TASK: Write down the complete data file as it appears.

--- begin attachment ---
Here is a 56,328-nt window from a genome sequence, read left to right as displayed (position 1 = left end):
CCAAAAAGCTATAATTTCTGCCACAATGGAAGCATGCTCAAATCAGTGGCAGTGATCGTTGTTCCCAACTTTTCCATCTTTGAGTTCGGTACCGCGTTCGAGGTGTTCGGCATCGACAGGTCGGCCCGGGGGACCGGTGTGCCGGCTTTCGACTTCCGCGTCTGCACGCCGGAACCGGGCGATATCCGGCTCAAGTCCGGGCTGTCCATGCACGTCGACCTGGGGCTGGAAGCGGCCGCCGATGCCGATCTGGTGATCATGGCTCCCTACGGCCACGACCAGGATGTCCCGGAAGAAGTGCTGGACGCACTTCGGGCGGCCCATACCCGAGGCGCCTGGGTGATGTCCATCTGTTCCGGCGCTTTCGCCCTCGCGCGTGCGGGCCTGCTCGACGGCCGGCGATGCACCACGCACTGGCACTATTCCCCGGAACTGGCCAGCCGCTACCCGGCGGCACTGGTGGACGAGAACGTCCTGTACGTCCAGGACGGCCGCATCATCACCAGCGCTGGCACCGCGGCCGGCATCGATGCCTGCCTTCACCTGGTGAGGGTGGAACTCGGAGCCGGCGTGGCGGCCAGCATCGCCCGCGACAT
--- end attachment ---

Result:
Here is a 56,328-nt window from a genome sequence, read left to right as displayed (position 1 = left end):
CCAAAAAGCTATAATTTCTGCCACAATGGAAGCATGCTCAAATCAGTGGCAGTGATCGTTGTTCCCAACTTTTCCATCTTTGAGTTCGGTACCGCGTTCGAGGTGTTCGGCATCGACAGGTCGGCCCGGGGGACCGGTGTGCCGGCTTTCGACTTCCGCGTCTGCACGCCGGAACCGGGCGATATCCGGCTCAAGTCCGGGCTGTCCATGCACGTCGACCTGGGGCTGGAAGCGGCCGCCGATGCCGATCTGGTGATCATGGCTCCCTACGGCCACGACCAGGATGTCCCGGAAGAAGTGCTGGACGCACTTCGGGCGGCCCATACCCGAGGCGCCTGGGTGATGTCCATCTGTTCCGGCGCTTTCGCCCTCGCGCGTGCGGGCCTGCTCGACGGCCGGCGATGCACCACGCACTGGCACTATTCCCCGGAACTGGCCAGCCGCTACCCGGCGGCACTGGTGGACGAGAACGTCCTGTACGTCCAGGACGGCCGCATCATCACCAGCGCTGGCACCGCGGCCGGCATCGATGCCTGCCTTCACCTGGTGAGGGTGGAACTCGGAGCCGGCGTGGCGGCCAGCATCGCCCGCGACAT